This article reports progress on homogeneous isotropic tensor random fields (TRFs) for continuum mechanics. The basic thrust is on determinin most general representations of the correlation functions as well as their spectral expansions. Once this is accomplished, the second step is finding the restrictionsdictated by a particular physical application. Thus, in the case of fields of material properties (like conductivity and stiffness), the restriction resides in the positive-definiteness, whereby a connection to experiments and/or computational micromechanics can be established. On the other hand, in the case of fields of dependent properties (e.g., stress, strain and displacement), restrictions are due to the respective field equations.

  • Scaling to RVE in Random Media

    The problem of effective properties of material microstructures has received considerableattention over the past half a century. By effective (or overall, macroscopic, global) ismeant the response assuming the existence of a representative volume element (RVE)on which a homogeneous continuum is being set up. Since the efforts over the pastquarter century have been shifting to the problem of the size of RVE, this chapterreviews the results and challenges in this broad field for a wide range of materials.For the most part, the approach employed to assess the scaling to the RVE is basedon the Hill–Mandel macrohomogeneity condition. This leads to bounds that explicitlyinvolve the size of a mesoscale domain—this domain also being called a statisticalvolume element (SVE)—relative to the microscale and the type of boundary conditionsapplied to this domain. In general, the trend to pass from the SVE to RVE depends onrandom geometry and mechanical properties of the microstructure, and displayscertain, possibly universal tendencies. This chapter discusses that issue first for linearelastic materials, where a scaling function plays a key role to concisely grasp theSVE-to-RVE scaling. This sets the stage for treatment of nonlinear and or/inelastic randommaterials, including elasto-plastic, viscoelastic, permeable, and thermoelasticclasses. This methodology can be extended to homogenization of random media bymicropolar (Cosserat) rather than by classical (Cauchy) continua as well as to homogenizationunder stationary (standing wave) or transient (wavefront) loading conditions.The final topic treated in this chapter is the formulation of continuum mechanicsaccounting for the violations of second law of thermodynamics, which have been studied on a molecular level in statistical physics over the past two decades. We end with anoverview of open directions and challenges of this research field.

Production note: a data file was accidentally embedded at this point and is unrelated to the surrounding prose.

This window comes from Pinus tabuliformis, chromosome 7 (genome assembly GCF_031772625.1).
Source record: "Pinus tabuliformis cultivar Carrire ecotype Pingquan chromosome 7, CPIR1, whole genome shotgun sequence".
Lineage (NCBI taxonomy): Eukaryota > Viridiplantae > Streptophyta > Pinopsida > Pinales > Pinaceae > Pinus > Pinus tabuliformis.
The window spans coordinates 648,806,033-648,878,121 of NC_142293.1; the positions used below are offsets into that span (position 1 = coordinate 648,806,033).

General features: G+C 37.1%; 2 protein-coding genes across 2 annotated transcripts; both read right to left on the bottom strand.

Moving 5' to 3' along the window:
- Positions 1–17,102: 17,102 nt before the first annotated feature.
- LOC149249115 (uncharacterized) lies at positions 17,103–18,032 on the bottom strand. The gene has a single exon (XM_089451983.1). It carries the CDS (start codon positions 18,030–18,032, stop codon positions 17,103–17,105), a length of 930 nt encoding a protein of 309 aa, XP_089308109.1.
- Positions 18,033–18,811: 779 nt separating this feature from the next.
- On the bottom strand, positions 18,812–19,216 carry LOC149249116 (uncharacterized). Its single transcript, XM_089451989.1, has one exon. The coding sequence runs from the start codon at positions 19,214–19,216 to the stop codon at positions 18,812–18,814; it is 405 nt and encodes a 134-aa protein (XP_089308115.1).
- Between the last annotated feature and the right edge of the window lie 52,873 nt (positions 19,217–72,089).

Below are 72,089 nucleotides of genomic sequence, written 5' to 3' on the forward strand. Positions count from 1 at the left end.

• Spectral expansions of cosmological fields

    We give a review of the theory of random fields defined on the observable part of the Universe that satisfy the cosmological principle, i.e.,invariant with respect to the 6-dimensional group G of theisometries of the time slice of theFriedmann-Lemaitre-Robertson-Walker standard chart. Our new results include proof of spectral expansions of scalar and spin weighted G-invariant cosmological fields in open, flat, and closed cosmological models.

  • Perturbation Methods for Pricing European Options in a Model with Two Stochastic Volatilities

    Financial models have to reflect the characteristics of markets in which they are developed to be able to predict the future behavior of a financial system. The nature of most trading environments is characterized by uncertainties which are expressed in mathematical models in terms of volatilities. In contrast to the classical Black-Scholes model with constant volatility, our model includes one fast-changing and another slow-changing stochastic volatilities of mean-reversion type. The different changing frequencies of volatilities can be interpreted as the effects of weekends and effects of seasons of the year (summer and winter) on the asset price.

    We perform explicitly the transition from the real-world to the risk-neutral probability measure by introducing market prices of risk and applying Girsanov Theorem. To solve the boundary value problem for the partial differential equation that corresponds to the case of a European option, we perform both regular and singular multiscale expansions in fractional powers of the speed of mean-reversion factors. We then construct an approximate solution given by the two-dimensional Black-Scholes model plus some terms that expand the results obtained by Black and Scholes.